“Amongst 48 reports from the group, there appeared to be 5 actual clinical studies (“families” of reports). Duplicate or overlapping reports were common, with contradictory experimental design, recruitment and results. Readers cannot always tell whether a study is randomised versus not, open-controlled or blinded placebo-controlled, or lacking a control group. There were conflicts in recruitment dates, criteria, sample sizes, million-fold differences in cell counts, sex reclassification, fractional numbers of patients and conflation of competitors’ studies with authors’ own. Contradictory results were also common. These included arithmetical miscalculations, statistical errors, suppression of significant changes, exaggerated description of own findings, possible silent patient deletions, fractional numbers of coronary arteries, identical results with contradictory sample sizes, contradictory results with identical sample sizes, misrepresented survival graphs and a patient with a negative NYHA class [categories of heart failure, -LS)”.
The University Clinic Düsseldorf ended this “stem cell” experimenting on patients in 2009, Strauer himself had to retire from his position as head of cardiology (incidentally, I was concluding my PhD studies at this very clinic just as the Strauer scandal began to unfold). Yet in 2010, Strauer was awarded the highest German state award, the Bundesverdienskreuz., for his “clinical and scientific therapy innovations”. In 2012, the University of Düsseldorf found „evidence of possible scientific misconduct” and engaged the state prosecutor’s office (which repeatedly refused to pick up the case). In February 2014, a disciplinary procedure was finally initiated at University of Düsseldorf against their cardiology professor (without any results so far).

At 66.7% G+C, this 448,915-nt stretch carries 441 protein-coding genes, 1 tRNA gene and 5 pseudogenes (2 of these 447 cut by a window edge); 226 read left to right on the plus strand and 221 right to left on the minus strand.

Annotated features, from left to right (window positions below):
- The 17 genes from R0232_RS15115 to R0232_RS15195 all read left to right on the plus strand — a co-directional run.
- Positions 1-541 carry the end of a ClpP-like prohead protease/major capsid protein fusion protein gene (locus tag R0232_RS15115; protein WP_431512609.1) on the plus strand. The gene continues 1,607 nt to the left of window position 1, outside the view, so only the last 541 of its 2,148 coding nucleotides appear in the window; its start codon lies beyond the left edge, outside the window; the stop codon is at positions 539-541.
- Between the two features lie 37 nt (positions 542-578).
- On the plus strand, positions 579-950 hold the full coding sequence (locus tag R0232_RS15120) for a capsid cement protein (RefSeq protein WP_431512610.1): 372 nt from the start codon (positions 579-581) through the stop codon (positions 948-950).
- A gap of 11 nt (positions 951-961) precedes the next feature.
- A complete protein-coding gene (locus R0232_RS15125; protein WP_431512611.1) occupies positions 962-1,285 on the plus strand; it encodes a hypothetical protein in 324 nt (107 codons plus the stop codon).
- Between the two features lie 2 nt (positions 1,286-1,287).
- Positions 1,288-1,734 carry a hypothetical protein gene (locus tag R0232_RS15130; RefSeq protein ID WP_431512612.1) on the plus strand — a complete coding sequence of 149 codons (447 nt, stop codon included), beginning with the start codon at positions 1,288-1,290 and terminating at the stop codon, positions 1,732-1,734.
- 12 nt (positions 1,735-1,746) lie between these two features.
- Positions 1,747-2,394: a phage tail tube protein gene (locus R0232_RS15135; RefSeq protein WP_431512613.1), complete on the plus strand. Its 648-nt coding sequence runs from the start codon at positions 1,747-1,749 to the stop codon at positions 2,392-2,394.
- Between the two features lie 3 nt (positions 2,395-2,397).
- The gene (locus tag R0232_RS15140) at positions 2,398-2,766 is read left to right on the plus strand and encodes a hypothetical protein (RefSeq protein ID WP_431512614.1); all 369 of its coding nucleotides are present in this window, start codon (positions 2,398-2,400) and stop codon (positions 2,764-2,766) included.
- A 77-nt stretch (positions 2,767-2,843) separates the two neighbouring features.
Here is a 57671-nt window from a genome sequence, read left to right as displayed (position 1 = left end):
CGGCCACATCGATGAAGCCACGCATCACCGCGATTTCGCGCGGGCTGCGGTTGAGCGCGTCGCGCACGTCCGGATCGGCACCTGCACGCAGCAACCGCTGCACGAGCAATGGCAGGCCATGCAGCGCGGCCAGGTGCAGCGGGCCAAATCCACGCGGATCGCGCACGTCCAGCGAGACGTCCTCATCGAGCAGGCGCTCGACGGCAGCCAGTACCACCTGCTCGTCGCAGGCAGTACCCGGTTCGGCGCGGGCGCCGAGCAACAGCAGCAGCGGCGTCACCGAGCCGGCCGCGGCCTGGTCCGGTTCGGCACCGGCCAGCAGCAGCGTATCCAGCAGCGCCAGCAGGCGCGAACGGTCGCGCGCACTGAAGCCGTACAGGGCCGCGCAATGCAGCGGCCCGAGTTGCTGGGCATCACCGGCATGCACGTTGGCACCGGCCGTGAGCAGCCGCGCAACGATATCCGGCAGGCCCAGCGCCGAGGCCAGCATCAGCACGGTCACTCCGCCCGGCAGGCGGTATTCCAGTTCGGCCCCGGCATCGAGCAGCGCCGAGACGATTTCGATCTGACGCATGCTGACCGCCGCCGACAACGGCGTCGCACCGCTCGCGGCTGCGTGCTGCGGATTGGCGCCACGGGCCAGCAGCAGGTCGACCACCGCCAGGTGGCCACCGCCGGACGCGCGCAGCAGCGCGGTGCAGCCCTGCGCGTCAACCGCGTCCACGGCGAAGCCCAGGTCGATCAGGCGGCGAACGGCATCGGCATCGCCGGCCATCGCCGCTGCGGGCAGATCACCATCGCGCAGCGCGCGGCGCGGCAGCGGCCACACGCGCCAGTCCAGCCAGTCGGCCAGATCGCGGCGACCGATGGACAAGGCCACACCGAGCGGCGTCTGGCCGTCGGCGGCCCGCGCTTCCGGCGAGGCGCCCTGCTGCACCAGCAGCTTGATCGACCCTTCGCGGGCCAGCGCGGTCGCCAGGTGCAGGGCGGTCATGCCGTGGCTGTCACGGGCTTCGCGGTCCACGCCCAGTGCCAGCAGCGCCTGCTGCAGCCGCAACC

Regardless of the pathetically bogged-down investigation in Düsseldorf, the evidence against Strauer as doctor and scientist is clear and overwhelming. Why did Nature Reviews Cardiology saw it fit to save his old self-plagiarised paper about phoney stem cell therapies? For whose benefit was it, if surely not for the patients’? In all truth, I didn’t even bother to ask. What would be the point?
One can only hope that what is left of editorial ethics these days is more than those editorial guidelines of COPE, which even they themselves do not seem to be taking seriously.